- Open a bottle of wine, beer, whisky or any other variant of alcohol
- Do whatever can be done with presents received (e.g. spend most of the day playing a new video game or reading that new book) while mother prepares the Christmas dinner and sipping on that bottle of red.
- In the early evening, everyone sits down at the dining table for Christmas dinner, which includes the following rituals: pulling crackers, wearing paper hats, telling shit jokes such as ‘What do you get if you put a bell on a skunk? Jingle smells’ (genius), drinking mulled wine and whatever else is available, eating copious amounts of food (always turkey) and catching up with family members
- Eat Christmas pudding
- Argue with another family member with a potential physical altercation
- Watch the Queen’s speech (if you don’t watch this you will be hanged. It’s actually written in the magna carta. I think it was added sometime in the 1930’s.)
- Light the fire and watch a Christmas film (Die Hard, for some reason)
- Drink some more
Admittedly there is not a lot of religious activities on a typical British Christmas Day, but it is obvious that the main focus is really the family and spending time with each other, for better or worse. Christmas at my home back in the UK is very similar to the above, with the exception of the Christmas dinner and the fights. We tend to leave Christmas dinner until Boxing Day and have an Indian takeaway instead, as my mum doesn’t want to cook on Christmas Day. Fair enough!
The story is a bit different here in Japan, where family celebrations are reserved for New Year and Christmas is more like a winter Valentine’s Day, where couples (typically younger ones) may go on a date and exchange presents. For singles, Christmas really isn’t anything special at all and I’ve heard multiple times that those who do not have a significant other generally dislike Christmas, similar to how you might find a disgruntled Brit who doesn’t have anyone to share Valentine’s Day with.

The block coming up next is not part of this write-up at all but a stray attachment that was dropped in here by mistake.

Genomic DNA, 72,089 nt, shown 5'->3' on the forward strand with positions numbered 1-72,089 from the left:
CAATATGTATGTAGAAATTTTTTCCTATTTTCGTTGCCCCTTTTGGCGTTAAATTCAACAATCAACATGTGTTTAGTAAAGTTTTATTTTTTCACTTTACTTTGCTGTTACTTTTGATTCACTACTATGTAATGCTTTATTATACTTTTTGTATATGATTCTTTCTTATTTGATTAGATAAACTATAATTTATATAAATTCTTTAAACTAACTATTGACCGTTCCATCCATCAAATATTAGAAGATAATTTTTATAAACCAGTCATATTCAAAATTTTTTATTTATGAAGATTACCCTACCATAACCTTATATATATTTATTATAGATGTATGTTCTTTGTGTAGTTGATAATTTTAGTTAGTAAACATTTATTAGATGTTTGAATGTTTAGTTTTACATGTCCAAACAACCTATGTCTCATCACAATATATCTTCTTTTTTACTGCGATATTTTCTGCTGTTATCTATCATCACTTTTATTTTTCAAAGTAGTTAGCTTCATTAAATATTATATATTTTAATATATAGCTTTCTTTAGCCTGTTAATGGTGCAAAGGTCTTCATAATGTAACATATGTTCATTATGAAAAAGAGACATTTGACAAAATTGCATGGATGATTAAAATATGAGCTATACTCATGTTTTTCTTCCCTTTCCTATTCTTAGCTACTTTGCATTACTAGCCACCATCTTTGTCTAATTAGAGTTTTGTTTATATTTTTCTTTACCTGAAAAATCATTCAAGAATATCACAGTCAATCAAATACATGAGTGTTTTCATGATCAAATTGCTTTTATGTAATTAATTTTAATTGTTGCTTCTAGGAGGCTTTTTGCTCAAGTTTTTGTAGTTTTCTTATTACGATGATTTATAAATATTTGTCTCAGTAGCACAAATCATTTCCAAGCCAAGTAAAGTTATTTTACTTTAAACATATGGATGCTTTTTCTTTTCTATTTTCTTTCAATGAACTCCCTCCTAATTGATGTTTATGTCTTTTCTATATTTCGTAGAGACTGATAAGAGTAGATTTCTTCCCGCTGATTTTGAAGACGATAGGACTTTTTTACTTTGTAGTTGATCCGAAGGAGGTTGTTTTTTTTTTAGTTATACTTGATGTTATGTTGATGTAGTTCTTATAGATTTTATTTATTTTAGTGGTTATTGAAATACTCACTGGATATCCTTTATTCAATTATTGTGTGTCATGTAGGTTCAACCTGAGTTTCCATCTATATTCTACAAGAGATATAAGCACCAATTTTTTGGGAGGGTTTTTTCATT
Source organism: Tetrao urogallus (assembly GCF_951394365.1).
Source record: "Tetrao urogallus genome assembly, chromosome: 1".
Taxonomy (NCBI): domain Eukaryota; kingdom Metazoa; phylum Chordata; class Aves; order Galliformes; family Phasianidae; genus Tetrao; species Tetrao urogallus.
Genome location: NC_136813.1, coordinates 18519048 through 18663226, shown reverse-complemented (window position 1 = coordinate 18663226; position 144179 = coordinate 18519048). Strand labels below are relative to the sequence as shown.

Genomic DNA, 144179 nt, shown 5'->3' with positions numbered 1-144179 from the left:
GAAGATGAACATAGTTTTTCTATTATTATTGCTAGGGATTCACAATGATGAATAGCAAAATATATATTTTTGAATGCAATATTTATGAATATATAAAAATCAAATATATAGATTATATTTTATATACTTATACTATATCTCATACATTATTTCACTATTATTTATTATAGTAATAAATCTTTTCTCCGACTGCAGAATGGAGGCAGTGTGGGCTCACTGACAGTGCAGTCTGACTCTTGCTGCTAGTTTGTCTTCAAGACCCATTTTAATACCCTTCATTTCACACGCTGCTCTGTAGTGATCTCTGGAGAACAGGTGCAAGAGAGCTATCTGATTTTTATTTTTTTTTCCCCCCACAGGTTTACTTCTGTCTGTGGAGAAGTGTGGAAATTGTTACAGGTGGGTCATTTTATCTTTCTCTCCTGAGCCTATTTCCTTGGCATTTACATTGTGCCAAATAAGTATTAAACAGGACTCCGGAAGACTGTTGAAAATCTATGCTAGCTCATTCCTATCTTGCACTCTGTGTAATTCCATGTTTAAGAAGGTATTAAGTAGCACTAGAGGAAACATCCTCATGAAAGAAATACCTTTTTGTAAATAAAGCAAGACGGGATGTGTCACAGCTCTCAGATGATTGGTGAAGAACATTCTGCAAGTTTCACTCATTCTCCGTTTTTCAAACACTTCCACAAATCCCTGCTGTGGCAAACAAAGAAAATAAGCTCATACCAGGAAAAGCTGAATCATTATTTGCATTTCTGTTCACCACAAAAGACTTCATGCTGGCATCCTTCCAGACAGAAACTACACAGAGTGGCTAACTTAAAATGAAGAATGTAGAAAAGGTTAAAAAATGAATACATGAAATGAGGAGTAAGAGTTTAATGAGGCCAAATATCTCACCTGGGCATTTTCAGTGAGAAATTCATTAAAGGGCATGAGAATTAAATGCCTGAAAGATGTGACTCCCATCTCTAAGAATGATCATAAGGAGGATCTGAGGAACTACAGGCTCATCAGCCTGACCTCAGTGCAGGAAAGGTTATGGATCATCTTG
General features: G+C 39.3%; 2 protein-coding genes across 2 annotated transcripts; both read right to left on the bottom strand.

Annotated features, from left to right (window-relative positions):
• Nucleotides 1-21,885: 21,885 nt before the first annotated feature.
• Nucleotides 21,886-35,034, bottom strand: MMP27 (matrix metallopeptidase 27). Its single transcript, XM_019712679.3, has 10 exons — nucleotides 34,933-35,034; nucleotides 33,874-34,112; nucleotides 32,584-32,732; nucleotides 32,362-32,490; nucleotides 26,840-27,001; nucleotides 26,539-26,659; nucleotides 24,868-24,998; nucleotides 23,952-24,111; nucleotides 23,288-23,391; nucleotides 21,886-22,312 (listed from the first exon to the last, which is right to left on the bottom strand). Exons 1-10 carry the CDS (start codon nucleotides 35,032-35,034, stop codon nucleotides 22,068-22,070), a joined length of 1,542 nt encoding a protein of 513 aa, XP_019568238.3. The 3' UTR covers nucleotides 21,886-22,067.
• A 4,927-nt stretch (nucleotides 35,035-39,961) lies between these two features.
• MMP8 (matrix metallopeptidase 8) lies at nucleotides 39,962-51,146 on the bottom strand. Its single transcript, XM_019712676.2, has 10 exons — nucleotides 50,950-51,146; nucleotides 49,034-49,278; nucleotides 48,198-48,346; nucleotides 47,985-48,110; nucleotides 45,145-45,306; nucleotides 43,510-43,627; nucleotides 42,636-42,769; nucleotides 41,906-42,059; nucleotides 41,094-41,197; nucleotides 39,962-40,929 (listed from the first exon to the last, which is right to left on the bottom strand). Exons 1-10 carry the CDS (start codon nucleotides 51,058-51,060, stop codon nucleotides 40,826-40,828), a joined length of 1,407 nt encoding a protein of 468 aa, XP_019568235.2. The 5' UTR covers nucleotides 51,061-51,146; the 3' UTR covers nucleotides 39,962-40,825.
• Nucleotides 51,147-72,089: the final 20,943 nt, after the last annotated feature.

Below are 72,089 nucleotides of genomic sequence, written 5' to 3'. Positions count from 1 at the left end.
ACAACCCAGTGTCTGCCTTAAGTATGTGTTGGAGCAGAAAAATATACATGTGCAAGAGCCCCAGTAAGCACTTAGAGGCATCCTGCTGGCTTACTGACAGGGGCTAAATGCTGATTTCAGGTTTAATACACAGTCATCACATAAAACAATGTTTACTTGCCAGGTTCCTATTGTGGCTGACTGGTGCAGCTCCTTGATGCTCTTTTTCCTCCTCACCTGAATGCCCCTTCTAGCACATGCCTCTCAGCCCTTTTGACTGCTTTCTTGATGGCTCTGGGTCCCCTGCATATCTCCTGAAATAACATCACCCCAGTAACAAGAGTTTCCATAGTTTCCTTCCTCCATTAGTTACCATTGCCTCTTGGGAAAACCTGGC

Christmas Lights, Another Fight
While not exclusively related to Christmas celebrations, one thing I love around this time of the year is the winter illuminations. There’s not really much to say about them other than they are very impressive to see and the atmosphere at these can actually be quite romantic in the evening, with many couples walking through tunnels and fields of light. Last year I went to the Nabano no Sato illumination that is just west of Nagoya city and I’ll likely go again this year.
On reading up on illuminations in the UK, I’m a bit surprised to read that they exist there too, but from the pictures I saw it does look like it’s done a bit differently back home and it bloody costs money to visit! When I’m home for Christmas next (fingers crossed!) I think I’ll make the effort to go to one and check it out (even if would put me back a tenner).
Mistletoe and Wine
I’m sure there are many more things I could write about on Christmas in Japan and the UK, but already this blog entry is getting too long and I’m starting to get odd flashbacks of writing my dissertation, so I think I’ll introduce you to a Japanese Christmas song to finish it off. I won’t deny that I’m a bit of a sucker for a good Christmas song, and I do think that the Brits do them very well indeed! But for now, feast your ears on one of the more famous ones in Japan.
My next blog will probably be about where I go for Christmas this year. The Airbnb is already booked and I can’t wait to finally get some time off work and relax a little. Until then, stay warm.